Adelong Gold Mill Ruins

Visit Adelong Gold Mill Ruins

My friends and I were on a road trip to see the Sugar Pine forest when we accidentally stumbled upon the Adelong Gold Mill Ruins. And honestly, every time I see ruins in Australia I am excited as we see so much less of them.

For fun big things to see on the way, read 11 big things to see in NSW.

What is Adelong Gold Mill Ruins?

The Adelong Gold Mill Ruins is a heritage-listed site in New South Wales (NSW). It is in the Tumut region and is one of the must-visits while visiting the Snowy Mountains. The ruins are situated 1.5 kilometres from Adelong and 20 kilometres from Tumut. It is in a picturesque gorge on the Adelong Creek.

Adelong Gold Mill Ruins

One fun fact is that the total amount of gold won in the Adelong between the period 1850s and 1916s is estimated to be 9000 kilograms.

Due to the distance from Sydney, visiting Adelong town and the ruins needs at least 3 days. Visiting Adelong Gold Mill Ruins can also be merged with a road trip to the Sugar Pine Walk. The best time to visit is during the spring (between September and November) and autumn (between March and May) season as they are not too hot or too cold.

Tumut & Adelong

Tumut is a town in the Riverina region of NSW. The town is situated on the Timut River and is known for the fly fishing. It is around 406 kilometres from Sydney.

Adelong is a small town in the Riverina region and is on the Adelong Creek. The town provides great significance in the history of the Gold Rush period. It is believed that gold can be found even now in the creeks.

Adelong Gold Mill Ruins

Both towns Tumut and Adelong are gateway to the Snowy Mountains.

Gold Rush period

NSW state is the first to have experienced the gold rush in Australia. A period between 1851 and 1880 where numerous particles of gold were found in the rivers and creeks. This led to gold rush where people started flocking into the state trying to find gold.

How to get there?

  • Driving – The Adelong gold mill ruins are around 410 kilometres from Sydney and takes around 4 hours 30 minutes to reach by car.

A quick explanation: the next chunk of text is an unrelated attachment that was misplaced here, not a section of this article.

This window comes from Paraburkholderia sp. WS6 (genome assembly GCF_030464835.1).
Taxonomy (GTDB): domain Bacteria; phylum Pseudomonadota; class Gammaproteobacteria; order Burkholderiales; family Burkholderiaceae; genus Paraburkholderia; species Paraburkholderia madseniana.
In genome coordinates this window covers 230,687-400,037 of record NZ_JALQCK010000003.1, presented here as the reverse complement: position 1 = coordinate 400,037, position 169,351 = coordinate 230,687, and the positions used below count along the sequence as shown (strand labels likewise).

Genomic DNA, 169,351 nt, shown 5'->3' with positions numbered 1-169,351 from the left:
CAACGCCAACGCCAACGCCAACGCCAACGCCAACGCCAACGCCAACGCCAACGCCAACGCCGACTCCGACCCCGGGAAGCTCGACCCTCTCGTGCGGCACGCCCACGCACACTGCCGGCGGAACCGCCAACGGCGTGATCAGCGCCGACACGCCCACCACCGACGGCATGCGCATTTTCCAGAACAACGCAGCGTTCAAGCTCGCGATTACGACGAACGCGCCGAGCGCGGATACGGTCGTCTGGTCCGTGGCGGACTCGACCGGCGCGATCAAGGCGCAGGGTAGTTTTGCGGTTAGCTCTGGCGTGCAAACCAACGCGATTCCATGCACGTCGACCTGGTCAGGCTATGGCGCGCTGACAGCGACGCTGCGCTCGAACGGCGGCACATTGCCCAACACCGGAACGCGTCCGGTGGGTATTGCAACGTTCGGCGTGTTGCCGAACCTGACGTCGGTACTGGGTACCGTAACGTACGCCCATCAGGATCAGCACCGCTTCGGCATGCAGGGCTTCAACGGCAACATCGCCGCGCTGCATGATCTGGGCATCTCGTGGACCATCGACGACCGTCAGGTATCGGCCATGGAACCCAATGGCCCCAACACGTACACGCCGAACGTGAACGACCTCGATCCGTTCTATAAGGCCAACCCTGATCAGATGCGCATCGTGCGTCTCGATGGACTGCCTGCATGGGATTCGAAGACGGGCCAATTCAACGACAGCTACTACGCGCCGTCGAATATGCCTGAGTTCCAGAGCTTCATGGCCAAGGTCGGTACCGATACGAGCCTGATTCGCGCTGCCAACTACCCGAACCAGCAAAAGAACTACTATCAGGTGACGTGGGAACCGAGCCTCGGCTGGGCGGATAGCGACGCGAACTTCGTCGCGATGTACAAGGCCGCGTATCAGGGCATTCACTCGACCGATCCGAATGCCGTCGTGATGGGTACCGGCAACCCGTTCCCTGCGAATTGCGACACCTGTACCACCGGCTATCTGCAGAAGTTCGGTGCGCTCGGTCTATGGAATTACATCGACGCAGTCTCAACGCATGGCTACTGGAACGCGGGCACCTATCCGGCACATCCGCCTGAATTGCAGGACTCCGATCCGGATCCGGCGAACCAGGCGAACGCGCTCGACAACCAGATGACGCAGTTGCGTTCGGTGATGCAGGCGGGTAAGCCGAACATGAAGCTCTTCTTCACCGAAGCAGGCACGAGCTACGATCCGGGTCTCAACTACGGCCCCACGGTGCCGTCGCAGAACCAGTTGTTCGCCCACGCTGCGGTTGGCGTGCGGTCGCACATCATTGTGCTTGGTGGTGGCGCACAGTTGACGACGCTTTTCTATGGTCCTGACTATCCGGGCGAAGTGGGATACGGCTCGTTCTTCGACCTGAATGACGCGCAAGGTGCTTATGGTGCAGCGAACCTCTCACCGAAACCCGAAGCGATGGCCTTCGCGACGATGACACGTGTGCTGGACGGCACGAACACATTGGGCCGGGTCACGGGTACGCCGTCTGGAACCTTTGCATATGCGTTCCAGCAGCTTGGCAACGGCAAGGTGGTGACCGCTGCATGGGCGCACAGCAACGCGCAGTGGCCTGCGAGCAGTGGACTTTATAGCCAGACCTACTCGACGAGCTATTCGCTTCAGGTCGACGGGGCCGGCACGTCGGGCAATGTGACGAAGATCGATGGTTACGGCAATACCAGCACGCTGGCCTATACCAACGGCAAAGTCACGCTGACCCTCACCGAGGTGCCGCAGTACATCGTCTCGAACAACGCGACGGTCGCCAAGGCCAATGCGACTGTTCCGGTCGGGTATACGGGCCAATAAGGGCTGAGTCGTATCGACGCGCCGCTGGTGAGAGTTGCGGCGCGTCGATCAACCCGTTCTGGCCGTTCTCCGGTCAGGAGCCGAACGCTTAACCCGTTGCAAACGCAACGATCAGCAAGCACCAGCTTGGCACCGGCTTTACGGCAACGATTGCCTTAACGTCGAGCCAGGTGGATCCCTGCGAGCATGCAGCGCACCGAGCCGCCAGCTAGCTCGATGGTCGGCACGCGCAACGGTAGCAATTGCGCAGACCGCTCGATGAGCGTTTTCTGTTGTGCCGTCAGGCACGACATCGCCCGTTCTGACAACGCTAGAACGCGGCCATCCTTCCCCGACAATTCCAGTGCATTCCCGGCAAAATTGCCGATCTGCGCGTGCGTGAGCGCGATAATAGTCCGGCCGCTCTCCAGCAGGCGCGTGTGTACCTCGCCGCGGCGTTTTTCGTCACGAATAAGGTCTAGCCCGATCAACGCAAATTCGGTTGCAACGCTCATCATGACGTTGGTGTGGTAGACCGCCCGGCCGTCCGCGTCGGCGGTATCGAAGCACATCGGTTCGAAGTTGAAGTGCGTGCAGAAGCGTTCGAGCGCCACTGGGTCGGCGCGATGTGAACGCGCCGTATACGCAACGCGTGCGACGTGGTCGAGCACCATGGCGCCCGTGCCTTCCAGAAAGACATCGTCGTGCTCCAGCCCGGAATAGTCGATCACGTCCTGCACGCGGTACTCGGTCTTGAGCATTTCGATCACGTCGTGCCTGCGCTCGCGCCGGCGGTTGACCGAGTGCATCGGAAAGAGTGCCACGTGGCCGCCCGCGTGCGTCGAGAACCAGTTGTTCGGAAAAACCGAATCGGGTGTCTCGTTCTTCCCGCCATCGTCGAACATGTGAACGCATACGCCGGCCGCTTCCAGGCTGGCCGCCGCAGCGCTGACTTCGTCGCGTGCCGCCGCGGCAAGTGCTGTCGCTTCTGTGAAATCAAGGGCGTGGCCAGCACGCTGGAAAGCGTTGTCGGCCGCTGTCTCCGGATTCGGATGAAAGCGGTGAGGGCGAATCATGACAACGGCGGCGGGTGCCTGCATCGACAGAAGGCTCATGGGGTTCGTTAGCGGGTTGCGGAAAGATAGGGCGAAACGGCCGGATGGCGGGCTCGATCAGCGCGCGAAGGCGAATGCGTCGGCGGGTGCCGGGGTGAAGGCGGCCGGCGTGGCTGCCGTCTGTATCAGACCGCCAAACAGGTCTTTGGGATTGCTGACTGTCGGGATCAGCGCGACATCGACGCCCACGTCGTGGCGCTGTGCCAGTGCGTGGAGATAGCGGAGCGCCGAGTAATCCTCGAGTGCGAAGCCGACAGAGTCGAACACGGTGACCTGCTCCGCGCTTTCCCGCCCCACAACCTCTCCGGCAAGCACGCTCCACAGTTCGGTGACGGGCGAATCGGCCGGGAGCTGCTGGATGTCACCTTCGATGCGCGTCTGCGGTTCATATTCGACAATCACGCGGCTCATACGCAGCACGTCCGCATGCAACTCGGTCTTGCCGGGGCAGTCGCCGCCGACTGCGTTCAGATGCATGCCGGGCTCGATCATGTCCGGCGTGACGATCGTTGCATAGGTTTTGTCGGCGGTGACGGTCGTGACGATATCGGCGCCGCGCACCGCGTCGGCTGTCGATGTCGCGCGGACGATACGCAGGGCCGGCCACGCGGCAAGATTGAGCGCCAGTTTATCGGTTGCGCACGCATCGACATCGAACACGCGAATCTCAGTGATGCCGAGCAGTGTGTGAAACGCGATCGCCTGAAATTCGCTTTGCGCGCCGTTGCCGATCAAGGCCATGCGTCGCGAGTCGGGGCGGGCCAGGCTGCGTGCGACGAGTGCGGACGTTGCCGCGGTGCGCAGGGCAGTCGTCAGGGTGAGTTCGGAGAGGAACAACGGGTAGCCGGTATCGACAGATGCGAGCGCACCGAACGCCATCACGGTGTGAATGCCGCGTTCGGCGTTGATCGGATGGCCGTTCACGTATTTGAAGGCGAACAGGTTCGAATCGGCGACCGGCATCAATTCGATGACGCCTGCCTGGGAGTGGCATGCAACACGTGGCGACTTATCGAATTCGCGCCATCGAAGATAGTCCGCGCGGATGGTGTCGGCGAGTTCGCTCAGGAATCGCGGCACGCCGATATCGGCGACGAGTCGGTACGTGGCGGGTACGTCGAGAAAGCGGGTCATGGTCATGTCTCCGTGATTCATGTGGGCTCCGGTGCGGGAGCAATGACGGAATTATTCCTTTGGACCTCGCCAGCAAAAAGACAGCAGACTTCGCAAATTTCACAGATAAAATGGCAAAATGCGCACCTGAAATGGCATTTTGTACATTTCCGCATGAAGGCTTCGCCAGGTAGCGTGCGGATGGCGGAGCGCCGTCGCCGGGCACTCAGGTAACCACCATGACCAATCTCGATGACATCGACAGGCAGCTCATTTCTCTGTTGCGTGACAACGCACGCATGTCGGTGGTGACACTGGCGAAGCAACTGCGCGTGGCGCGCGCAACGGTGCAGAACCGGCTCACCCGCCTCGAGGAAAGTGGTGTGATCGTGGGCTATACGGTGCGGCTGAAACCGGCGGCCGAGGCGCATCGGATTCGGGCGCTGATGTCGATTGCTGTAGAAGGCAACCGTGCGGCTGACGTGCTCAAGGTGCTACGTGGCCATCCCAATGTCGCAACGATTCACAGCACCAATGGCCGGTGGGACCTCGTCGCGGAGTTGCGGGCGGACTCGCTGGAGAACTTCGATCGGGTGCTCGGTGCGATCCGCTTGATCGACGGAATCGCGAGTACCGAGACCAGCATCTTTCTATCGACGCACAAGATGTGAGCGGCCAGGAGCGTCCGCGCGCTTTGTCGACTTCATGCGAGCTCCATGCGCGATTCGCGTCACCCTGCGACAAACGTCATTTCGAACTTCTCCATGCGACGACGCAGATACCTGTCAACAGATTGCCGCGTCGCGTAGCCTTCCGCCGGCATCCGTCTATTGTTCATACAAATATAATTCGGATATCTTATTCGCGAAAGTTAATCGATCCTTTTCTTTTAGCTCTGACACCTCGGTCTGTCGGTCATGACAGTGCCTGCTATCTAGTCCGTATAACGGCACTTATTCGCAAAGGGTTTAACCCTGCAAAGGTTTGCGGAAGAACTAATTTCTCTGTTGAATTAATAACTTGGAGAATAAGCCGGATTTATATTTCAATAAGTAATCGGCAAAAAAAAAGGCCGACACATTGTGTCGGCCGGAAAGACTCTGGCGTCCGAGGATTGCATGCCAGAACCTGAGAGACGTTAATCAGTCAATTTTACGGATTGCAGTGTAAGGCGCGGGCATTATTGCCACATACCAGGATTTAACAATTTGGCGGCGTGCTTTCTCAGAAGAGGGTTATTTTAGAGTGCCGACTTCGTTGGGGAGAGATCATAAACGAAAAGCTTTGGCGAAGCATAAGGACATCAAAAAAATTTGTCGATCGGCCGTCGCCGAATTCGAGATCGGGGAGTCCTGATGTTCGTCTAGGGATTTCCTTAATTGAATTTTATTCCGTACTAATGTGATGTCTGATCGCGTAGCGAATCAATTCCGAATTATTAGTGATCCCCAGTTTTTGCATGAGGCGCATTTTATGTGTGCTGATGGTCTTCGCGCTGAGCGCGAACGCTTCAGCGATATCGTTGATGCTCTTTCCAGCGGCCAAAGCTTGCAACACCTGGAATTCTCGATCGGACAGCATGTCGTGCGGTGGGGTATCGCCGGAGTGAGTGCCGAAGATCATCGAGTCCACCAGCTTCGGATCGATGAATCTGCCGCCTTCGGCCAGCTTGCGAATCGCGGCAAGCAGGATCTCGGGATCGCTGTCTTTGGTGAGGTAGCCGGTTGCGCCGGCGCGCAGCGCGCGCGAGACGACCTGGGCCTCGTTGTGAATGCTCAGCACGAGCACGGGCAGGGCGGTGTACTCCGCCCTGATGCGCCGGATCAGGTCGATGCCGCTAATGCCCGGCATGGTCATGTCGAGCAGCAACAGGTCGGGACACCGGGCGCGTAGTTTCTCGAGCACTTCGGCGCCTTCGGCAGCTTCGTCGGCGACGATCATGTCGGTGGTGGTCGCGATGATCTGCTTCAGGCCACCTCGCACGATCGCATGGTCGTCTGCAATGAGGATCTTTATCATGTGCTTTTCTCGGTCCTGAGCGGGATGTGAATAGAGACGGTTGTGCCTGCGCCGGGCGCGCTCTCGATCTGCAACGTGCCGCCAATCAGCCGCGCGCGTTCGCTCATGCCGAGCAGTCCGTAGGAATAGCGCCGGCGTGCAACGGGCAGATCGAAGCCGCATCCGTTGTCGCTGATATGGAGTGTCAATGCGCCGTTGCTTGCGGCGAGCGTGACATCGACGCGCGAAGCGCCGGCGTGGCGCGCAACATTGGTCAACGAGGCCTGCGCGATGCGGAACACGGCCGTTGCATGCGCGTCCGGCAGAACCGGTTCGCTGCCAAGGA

• There are toll roads along the way.
    • There are plenty of unmarked parking at the ruins.
  • Address: Adelong Falls Road, Adelong NSW 2729.
  • Phone number: 0269477025.
  • Public transportation – One needs to take a train and then a bus to reach Adelong town.
    • There are trains (Southern NSW train line) between the Central station in Sydney and Cootamundra station.
      • The train journey is around 5 hours.
    • And then one needs to change the train and take a bus at Cootamudra station for Adelong bus stop.
      • The bus journey is around 1 hour 40 minutes.
    • The total journey to reach Adelong bus stop is around 9 hours.
    • The Adelong Gold Mill Ruins site is around 1.7 kilometres from the Adelong bus stop.

Adelong Gold Mill Ruins Site

One can walk around the ruins, even though there is a viewing platform from the hill to see the panoramic views of the ruins. To get to the bottom near the ruins, there are steps and a path from the car park or the viewing platform. The path is a bit steep. 

  • The site is free to visit.

Note: There are also self-guided tours with brochures available at Tumut Visitor Centre.

Gallery

Safety for solo female travelers

Adelong Gold Mill Ruins is safe to visit and is absolutely safe for solo female travelers. However, I would suggest visiting this place with a friend or another person as it can get very isolated and there are usually very less people at the ruins. Also, be cautious and know your surroundings, especially at nights.

Closing Notes

I loved visiting the Adelong Gold Mill Ruins and exploring the site. It is a historical landmark and a hidden gem in New South Wales (NSW) and I would recommend visiting it if you are going to the Snowy Mountains.

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4 comments

  1. Now that’s a great blog with all the details. I absolutely love the gallery section and how to reach there via public transport. Gives me all the details that one needs.

  2. The Adelong gold mill ruins sound fascinating. I am sure one can still sense the frenzied excitement of the Gold Rush, when visiting the ruins, even today. Very interesting read, and you have given a wealth of information for those who want to expeirence a part of Australia’s tryst with the Yellow Metal.

  3. Thanks for sharing detailed information about this place. Australia really is filled with such natural beauty. This gold mill ruins looks like it has a lot of heritage. I would love to visit there one day.

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